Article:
Madhya Pradesh Chief Minister Shivraj Singh Chouhan is at the centre of a row after saying the roads in his state is far better than those in the US. Last week, while addressing a business round-table organised by the Confederation of Indian Industry (CII) and the US-India Strategic Partnership Forum in Washington, Chouhan had said, “When I got down at the Washington airport and travelled on the road, I felt the roads in Madhya Pradesh are better than the United States… I am saying this not just for the sake of saying.”
Chouhan’s statement not only invited criticism from the opposition in India but also took the social media by storm, as Twitterati flooded the microblogging site with memes making fun of Chouhan’s statement. However, the MP Chief Minister has refused to take back his statement. Instead, on Sunday in Bhopal, Chouhan cited a report cited to claim that 92 per cent of the roads in Washington are in “poor” shape.
“I want to give you an example. If you go to the city through the super corridor from the Indore airport, you will find world class roads. This was in my mind when I was speaking in the US,” he said.
“I had read a report that 92 per cent of the roads in Washington are in poor shape,” he said, adding, “I went there for branding of Madhya Pradesh and not to highlight the poor condition of roads in some localities, but the Congress sees politics in everything,” he said.
Chouhan had reportedly quoted a report by TRIP, a national transportation research group. Following are some of the findings about the roads in the US highlighted by TRIP in its earlier reports
State of rural roads in the US
In a report titled ‘Rural Connections: Challenges and Opportunities in America’s Heartland’ TRIP had published some little known facts about the state of rural roads in the world’s biggest economy. The report was published on the TRIP website in June this year.
It said, “Sixty-six cities of 50,000 or more in the U.S. do not have direct access to the Interstate Highway System.”
The report further said, “Rural transportation accessibility and connectivity is critical to transportation-dependent business sectors including the growing energy production sector, advanced manufacturing and tourism. Many jobs located in urban areas also depend on economic input from rural communities.”
According to the report, poor state or rural roads continue even as the US population had nearly doubled from 165 million to 323 million since the Interstate Highway System was designated in 1956. It further said, “The abandonment of more than 100,000 miles of rail lines in recent decades, mostly in rural areas, has reduced access in many rural communities and increased reliance on trucking for freight movement.”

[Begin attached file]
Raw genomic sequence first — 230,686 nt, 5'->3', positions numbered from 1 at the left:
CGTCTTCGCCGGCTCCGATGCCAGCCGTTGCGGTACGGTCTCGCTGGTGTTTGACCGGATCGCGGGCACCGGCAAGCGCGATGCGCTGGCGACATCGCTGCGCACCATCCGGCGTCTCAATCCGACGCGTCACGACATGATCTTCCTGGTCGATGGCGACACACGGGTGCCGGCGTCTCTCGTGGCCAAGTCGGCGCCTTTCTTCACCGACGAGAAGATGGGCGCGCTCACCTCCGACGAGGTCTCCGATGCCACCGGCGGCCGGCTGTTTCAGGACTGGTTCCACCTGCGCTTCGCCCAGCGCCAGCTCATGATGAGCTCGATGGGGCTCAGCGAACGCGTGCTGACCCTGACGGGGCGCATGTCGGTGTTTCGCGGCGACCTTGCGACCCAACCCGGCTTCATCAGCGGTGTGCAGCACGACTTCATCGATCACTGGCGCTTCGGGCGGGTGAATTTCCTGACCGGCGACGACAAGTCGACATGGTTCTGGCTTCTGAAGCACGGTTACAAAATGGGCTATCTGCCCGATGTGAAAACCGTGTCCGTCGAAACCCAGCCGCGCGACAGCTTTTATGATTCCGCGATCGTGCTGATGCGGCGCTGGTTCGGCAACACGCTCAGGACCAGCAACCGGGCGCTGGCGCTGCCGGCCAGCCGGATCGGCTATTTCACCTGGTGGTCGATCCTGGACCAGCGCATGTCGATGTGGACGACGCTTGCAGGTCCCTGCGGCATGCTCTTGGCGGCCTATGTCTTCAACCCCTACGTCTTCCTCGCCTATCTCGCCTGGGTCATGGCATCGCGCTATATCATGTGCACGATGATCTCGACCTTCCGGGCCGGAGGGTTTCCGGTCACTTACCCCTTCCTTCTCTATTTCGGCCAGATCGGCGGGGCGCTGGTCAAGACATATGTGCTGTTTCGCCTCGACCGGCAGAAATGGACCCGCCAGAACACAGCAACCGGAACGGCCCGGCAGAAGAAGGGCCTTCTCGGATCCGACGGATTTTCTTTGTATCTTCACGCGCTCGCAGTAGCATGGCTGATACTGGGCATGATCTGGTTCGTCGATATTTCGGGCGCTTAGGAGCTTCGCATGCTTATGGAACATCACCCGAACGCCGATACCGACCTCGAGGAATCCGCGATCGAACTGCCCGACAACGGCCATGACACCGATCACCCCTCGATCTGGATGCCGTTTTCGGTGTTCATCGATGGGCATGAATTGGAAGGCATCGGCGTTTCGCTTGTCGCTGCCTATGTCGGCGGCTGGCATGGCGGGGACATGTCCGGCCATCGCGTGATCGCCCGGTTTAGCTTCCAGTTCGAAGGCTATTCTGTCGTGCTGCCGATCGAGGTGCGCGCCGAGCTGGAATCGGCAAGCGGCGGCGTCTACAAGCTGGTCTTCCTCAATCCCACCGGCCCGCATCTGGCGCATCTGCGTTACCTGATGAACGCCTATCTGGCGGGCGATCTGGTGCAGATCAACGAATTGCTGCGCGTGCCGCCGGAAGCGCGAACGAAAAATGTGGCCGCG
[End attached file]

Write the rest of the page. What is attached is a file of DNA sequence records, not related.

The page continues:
It also quoted a report by the American Association of State Highway and Transportation Officials (AASHTO), saying “connectivity is particularly poor in rural portions of Western states because of the significant distance between Interstate highway routes and the lack of adequate rail service.”
Public transportation in rural America: “Only 60 percent of rural counties nationwide have public transportation available and 28 percent of those have very limited service.”
About fatalities on rural roads in the United States, TRIP said, “non-Interstate roads have a traffic fatality rate that is approximately two-and-a-half times higher than all other roads. In 2015, non-Interstate rural roads had a traffic fatality rate of 2.18 deaths for every 100 million vehicle miles of travel, compared to a fatality rate on all other roads of 0.83 deaths per 100 million vehicle miles of travel. (Link of the report: http://www.tripnet.org/docs/Rural_Roads_TRIP_Report_2017.pdf)
Status roads at the national level in the US
At the national level also the condition of roads is not as shiny as it may appear to the outside world, according to Twitter.
“Forty-four percent of America’s major roads are in poor or mediocre condition. Driving on roads in need of repair costs U.S. motorists $120 billion a year in extra vehicle repairs and operating costs – $553 per motorist,” it said, adding, nine percent of America’s bridges are structurally deficient.
According to the report, 43 percent of America’s major urban Interstates experience congestion during peak hours, costing American motorists around $121 billion a year in wasted time and fuel costs.
Not only this, “motor vehicle crashes in which roadway design was likely a contributing factor cost U.S. motorists $93.6 billion per year in medical costs, lost productivity, travel delays workplace costs, insurance costs and legal cost, TRIP said. (Link of the report: http://www.tripnet.org/docs/Fact_Sheet_National.pdf)